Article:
JAY: The sanctions that were just issued recently [are] the beginnings of a kind of act of war, this ratcheting up of the rhetoric right at a time when the IAEA is saying, in fact, Iran's cooperating in the process. But it's all coming down to this question of does Iran even have its right to enrich uranium for civilian nuclear, which in fact it has, under the non-proliferation treaty. But Bush in his last press conference, where he had his famous World War III warning, has said even the knowledge of having nuclear weapons we won't permit, never mind a civilian program. This puts U.S. policy on a collision course with the IAEA, with international law.
CHOMSKY: Just a couple of years ago, from 2004 through 2006, Iran did agree to suspend all uranium enrichment, halt even what everyone agrees they're legally entitled to. That was an agreement with the European Union. They agreed to suspend all uranium enrichment. And in return, the European Union was to provide what were called full guarantees on security issues—that means getting the United States to call off its threats to attack and destroy Iran. Well, the European Union didn't live up to its obligation, [as] they couldn't get the U.S. to stop it. So the Iranians then also pulled out and began to return to uranium enrichment. The way that's described here is-- the Iranians broke the agreement.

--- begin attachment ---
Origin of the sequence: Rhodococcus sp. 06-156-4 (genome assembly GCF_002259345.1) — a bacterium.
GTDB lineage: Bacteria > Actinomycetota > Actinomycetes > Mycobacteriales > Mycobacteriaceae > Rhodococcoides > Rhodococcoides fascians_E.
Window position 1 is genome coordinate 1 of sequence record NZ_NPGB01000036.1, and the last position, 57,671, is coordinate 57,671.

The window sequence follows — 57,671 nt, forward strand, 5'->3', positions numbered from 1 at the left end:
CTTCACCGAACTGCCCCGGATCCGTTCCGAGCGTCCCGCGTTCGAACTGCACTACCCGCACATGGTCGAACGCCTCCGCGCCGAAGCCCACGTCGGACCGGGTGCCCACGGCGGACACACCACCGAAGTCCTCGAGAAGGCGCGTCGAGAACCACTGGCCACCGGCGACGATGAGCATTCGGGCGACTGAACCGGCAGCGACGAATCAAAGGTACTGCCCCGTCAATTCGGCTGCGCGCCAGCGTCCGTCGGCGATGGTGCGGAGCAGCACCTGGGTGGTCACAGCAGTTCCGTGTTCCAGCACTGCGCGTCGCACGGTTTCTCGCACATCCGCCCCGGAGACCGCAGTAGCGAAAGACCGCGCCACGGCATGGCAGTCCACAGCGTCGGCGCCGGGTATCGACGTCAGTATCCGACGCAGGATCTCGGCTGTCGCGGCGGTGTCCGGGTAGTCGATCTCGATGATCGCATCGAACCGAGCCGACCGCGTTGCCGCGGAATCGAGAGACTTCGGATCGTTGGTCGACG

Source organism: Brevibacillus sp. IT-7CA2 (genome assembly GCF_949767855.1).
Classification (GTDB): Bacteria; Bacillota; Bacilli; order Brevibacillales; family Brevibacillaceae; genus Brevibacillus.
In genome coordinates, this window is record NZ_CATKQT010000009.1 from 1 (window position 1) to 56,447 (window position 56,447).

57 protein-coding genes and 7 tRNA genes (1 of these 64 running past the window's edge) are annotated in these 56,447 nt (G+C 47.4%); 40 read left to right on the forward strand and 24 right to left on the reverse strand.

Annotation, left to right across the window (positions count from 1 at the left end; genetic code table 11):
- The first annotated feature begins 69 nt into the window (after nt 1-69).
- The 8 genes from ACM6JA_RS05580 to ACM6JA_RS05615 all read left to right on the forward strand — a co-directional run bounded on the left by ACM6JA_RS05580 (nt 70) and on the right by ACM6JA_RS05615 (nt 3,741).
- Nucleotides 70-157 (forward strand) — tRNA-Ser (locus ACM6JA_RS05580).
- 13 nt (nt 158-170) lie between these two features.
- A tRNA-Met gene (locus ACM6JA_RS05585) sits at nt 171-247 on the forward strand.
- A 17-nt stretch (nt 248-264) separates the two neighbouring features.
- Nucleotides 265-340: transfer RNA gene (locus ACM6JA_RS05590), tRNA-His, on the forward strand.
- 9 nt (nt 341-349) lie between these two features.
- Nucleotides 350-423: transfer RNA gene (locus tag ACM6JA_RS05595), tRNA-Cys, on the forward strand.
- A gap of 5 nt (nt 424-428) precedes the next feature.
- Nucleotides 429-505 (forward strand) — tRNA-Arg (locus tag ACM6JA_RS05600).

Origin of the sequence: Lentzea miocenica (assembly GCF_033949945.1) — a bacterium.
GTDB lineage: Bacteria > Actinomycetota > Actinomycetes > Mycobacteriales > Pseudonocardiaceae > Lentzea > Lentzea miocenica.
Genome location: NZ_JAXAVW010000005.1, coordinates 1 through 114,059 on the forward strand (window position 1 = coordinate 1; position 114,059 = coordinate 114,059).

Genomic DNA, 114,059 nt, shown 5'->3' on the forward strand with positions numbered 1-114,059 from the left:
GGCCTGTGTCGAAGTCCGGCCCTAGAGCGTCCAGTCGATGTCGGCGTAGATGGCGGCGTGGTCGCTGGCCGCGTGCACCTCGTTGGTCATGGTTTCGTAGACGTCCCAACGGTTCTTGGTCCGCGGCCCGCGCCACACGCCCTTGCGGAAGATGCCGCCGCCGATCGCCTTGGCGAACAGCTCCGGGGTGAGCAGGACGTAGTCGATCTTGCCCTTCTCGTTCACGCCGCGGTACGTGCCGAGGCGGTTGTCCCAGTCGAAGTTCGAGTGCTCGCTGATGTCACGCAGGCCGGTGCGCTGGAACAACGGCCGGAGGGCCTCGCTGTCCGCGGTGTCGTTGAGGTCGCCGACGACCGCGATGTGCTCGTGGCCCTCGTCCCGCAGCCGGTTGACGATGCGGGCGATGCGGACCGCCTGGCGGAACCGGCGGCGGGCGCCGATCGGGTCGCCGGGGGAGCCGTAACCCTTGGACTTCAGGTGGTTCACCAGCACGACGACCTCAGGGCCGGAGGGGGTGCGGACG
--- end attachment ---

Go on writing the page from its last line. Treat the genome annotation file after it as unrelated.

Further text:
JAY: The experts are saying, including ElBaradei and others, that if you can enrich uranium to something just under 5%, which is apparently what's needed for civilian purposes, you're most of the way there towards the technology of having a bomb, that once you have that enrichment technology, you're not that much further towards a bomb.